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Many areas of the world are not able to have passable roads year around due to rainy or snow seasons.  Drones will now be pressed into service to save lives for over a billion people isolated part of each year.  See its development and application in the article below.

http://news.yahoo.com/katie-couric-matternet-drones-212211515.html
 
Here is an idea that was waiting to happen.  Imagine using drones to transfer blood tests and samples to labs and deliver results back to clinics in many areas where roads are not passable year around.  This article claims there are one billion people world wide that could greatly benefit from use of this technology to save lives.
Drones have gotten a pretty bad reputation. The word conjures up images of war, surveillance and "collateral damage," which means civilian deaths. This week on World 3.0, we're introducing you to one company offering a kinder, gentler drone.
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Jo Dunaway

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I love good sense.......
 
Sonnenschiff: Solar City Produces 4X the Energy it Consumes

This is just incredible, this beings another meaning to sustainable living. Looking at some of the pictures it looks like many of these houses grow there own vegetables! 

Here is a link to the article below to read more about it:
http://inhabitat.com/sonnenschiff-solar-city-produces-4x-the-energy-it-needs/

#solarpower   #solarenergy   #solarcity  
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I agree, +Zuleyka Zevallos . it's a masterful plan, overall.
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Very initial analysis of the impact of TV ads in Brazilian elections.
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Bruno Gonçalves
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Slides and References for my recent lecture series on Social Networks.
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Now it’s not only required to publish in Journal Citation Reports indexed journals, but in the ones listed in the first 2 quartiles of its ranking, isn’t it exaggerated and unfair?
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Here is a post I wrote exploring the problems when people use "common sense" to refute social science evidence, rather than drawing on empirical research to analyse social issues. I use a case study of the social science of diabetes and poverty.
 
Beyond Arm Chair Social Science: Diabetes and Food Insecurity
Social science deals with social behaviour, everyday experiences, institutions and social issues that feel familiar to the public. This leaves people with the impression that they can refute empirical social science findings using their subjective world-views and personal experience. I will demonstrate the problems of this "arm chair" social science through a case study of the sociology of diabetes. 

With increased media attention on diabetes, there are many misconceptions about what causes diabetes and how this condition should be treated. With these misconceptions comes judgements about the people who get diabetes, and why this may be the case. 

On my blog, I provide an overview of the social science research on diabetes, centred on the research of epidemiologist Hilary Seligman (MD). Her team recently published a longitudinal study, finding that Americans from low socio-economic backgrounds who have diabetes are more likely than other income groups to end up visiting a hospital due to hypoglycaemia (caused when blood glucose level is too low). There is a temporal influence, which is related to the end of their pay cycle. Seligman’s team argues that food insecurity (not having access to nutritionally adequate food) is a key factor in these patterns. Simply put, economically disadvantaged people with diabetes run out of money to buy food towards the end of their pay cycle and other bills also take priority. This results in a spike of 27% of hospital visits due to hypoglycemia (http://goo.gl/fCQ1tB).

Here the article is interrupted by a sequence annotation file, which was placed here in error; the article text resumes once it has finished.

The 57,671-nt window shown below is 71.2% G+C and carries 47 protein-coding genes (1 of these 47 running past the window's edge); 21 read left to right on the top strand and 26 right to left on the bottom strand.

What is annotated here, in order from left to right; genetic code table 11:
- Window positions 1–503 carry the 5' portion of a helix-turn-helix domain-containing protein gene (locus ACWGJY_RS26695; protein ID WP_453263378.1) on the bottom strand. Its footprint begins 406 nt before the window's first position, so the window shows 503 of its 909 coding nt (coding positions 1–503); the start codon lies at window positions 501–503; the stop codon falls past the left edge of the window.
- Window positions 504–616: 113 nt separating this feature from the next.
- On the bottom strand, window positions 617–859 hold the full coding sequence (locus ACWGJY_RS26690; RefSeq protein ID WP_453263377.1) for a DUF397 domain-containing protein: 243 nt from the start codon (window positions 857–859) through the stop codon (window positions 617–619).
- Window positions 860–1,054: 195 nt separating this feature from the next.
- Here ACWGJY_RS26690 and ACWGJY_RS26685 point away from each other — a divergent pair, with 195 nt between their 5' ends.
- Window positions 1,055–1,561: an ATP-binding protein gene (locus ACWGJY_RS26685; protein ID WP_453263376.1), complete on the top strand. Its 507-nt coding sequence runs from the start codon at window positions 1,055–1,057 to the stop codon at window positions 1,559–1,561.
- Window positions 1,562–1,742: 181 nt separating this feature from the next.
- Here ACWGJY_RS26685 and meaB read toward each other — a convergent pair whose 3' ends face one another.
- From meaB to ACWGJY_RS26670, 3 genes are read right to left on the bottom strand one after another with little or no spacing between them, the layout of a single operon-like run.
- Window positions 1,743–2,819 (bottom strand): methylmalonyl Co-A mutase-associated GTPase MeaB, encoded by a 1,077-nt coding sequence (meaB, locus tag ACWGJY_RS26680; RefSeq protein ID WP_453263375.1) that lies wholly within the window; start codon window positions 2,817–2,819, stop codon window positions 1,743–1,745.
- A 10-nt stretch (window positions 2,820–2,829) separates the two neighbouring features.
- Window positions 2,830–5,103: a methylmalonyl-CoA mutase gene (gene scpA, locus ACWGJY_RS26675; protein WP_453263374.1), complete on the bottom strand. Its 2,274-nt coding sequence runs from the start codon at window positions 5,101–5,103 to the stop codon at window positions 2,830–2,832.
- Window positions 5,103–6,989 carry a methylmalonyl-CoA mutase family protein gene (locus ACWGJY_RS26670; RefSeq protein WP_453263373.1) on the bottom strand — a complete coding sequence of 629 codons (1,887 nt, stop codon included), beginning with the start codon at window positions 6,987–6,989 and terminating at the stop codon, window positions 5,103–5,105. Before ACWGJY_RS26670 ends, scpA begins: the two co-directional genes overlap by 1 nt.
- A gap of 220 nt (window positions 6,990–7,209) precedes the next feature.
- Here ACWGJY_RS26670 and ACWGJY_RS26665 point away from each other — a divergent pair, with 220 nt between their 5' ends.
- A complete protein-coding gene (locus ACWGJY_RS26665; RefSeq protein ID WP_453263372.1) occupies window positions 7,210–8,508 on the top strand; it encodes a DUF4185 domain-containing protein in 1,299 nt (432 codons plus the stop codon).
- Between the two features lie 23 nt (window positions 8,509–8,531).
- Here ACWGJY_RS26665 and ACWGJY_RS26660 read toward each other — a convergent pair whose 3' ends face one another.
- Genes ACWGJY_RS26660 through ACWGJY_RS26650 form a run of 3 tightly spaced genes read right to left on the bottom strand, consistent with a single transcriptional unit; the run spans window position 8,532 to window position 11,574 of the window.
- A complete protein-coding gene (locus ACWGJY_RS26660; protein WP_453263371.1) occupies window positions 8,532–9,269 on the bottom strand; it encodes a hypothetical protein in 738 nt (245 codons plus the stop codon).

This work was refuted by +Scientific American blogger,  +Stephen Macknik who did not draw on empirical evidence. Instead, even though he is not a social scientist, he drew on his personal experience and his subjective opinion about poverty to argue that poor people are not suffering from hypoglycaemia - even though this is what the hospital records used by Seligman's team show. Macknick says that these people are simply gorging on the "dollar menu" of fast food chains, which triggers hyperglycaemia and eventually leads to a drop in blood sugar which then results to hypoglycaemia. What evidence does he have for this? Nothing but his own experience as a relatively privileged person who also happens to suffer from diabetes. Macknick subsequently posted this critique to +Science on Google+, a large multidisciplinary Community that I help moderate (http://goo.gl/fohkIE). My blog post expands on the social science I used to refute Macknik's assertions in his post to our Community. I use this case study to make a broader point about the dangers of "arm chair" social science.

Macknick is not the only science blogger to evoke personal opinions as a form of science. Since his arguments ended up on a science forum I moderate, I have used the sociology of health to show why it's not just the public, but also scientists from other fields, who need to understand the damage that subjective ideas and "common sense" can do. Reproducing scientific fallacies and stereotypes are especially problematic for vulnerable and disadvantaged groups. Disadvantaged groups with diabetes are doubly disadvantaged due to their precarious economic position and due to their illness which is already stigmatised. 

Blogs are an informal medium for the discussion of personal opinions. But as +Michael Verona, one of our Community members pointed out, blogging for a widely-respected science publication like Scientific American lends further credibility to these opinions. This only serves to confuse the public when a scientist steps out of their area of expertise to speculate on social issues they are not trained to analyse.